Well, we had another small experiment not work out so well this past week. A little smaller scale than trying moped commuting, but still an experiment. This time, we tried keeping goldfish in traditional Chinese style.
Winnie is a real difficult person to buy gifts for. She really does not want a lot of “stuff” in the house. While it’s easy on my wallet, there are times I really want to get her something she’ll enjoy. Times like Christmas, for example.
This Christmas, Winnie did not like the gift I selected for her on grounds she had no need for it. It was an item I purchased at a Chinese general import shop downtown Washington and the shop only gives exchanges, not refunds. So two weeks ago, on Winnie’s Sunday off, we headed to Washington. At the shop Winnie spent about an hour negotiating an exchange for in-store credit. All in Chinese, of course – none of the shopkeepers at this store speak much English. Watching the negotiations was worth the trip all by itself.
So, credit slip in hand, Winnie went shopping. After a bit of decision-making she first selected two 10 gallon Chinese ceramic pots. There was still credit left, so then she selected some smaller flower-sized pots and finished up with a lot of small food items and trinkets. Yes, this little store carries everything from large Rosewood furniture to trinkets, dried foods and medicinal herbs.
So, anyway, we now had two 10 gallon Chinese ceramic pots that we needed to do something with. One, a black pot, was easy; Winnie had a corn plant we hauled up from Mississippi that had outgrown it’s Mississippi planter, and the Chinese pot was just the correct size. The other pot was a little more difficult. This one had illuminations of Chinese goldfish on the inside of the pot and the glazing was about as pretty inside as outside. So, after a bit of discussion, we decided we’d put actual live fish in it.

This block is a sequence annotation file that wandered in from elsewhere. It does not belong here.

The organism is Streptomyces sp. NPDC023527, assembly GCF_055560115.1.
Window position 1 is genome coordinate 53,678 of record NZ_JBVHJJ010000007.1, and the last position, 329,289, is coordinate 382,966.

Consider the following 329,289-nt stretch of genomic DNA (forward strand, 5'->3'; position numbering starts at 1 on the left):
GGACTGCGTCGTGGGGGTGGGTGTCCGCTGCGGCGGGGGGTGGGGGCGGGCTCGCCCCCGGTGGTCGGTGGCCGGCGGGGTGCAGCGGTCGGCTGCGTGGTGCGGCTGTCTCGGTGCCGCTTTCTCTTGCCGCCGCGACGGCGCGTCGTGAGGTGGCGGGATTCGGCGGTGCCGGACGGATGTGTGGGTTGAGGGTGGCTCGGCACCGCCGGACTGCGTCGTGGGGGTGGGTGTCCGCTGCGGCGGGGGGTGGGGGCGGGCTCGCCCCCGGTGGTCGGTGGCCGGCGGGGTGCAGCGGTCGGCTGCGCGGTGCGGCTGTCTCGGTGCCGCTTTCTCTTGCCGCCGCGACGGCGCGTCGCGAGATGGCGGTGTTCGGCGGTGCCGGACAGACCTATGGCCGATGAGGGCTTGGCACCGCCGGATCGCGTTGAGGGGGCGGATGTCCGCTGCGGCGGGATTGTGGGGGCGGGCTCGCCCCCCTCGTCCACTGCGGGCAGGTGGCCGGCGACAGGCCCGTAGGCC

Winnie said that keeping fish in a large pot would bring good luck to a house. I’m all for acquiring good luck anyway I can, so I was in full agreement to the fish plan. During the week I prepped the pot by filling it with water. Last Sunday, along with our other shopping, we went by the local Petmart and selected six tiny goldfish barely larger than feeder fish. Armed with the fish and a tube of fish food, we headed back home. After giving time for the fish-transport bag to float around the pot, we let the fish out into their new home. I showed Winnie how to feed them, and all was well.
At least, all was well for the first few days. I don’t know if the luck in the house increased, but after a few days I could tell the luck of the fish was not good. The water was getting stagnant and cloudy a lot faster than I expected. The fish were not moving around much, and when they did they kept pretty close to the bottom. By Friday evening one had already died.
By Saturday morning it was obvious we’d need to do a complete water change. Winnie decided I was the logical choice to change the water; I’m not sure how she came to that conclusion. Anyway, she headed off to work and I added fish-water-change to my Saturday To-Do list.
Late morning I poured out fresh water into a large bucket and let the water sit for a while. When it seemed like the new water was room temperature, I scooped out the fish and moved them into the bucket. Then I scooped out all the old water, wiped out the inside of the fishy pot, and poured fish and fresh water back in.
Within three hours, all five remaining fish were dead. When Winnie returned home I announced the sad news, but she did not seem too broken up. After a very short discussion, we decided there would be no more fish in the pot.
So now we have a nice but empty ten gallon Chinese ceramic pot on a stand. I’m sure we’ll come up with some innovative decorating idea for using it that doesn’t involve live fish.
*With all due respect to Douglas Adams and Hitchhker’s Guide to the Galaxy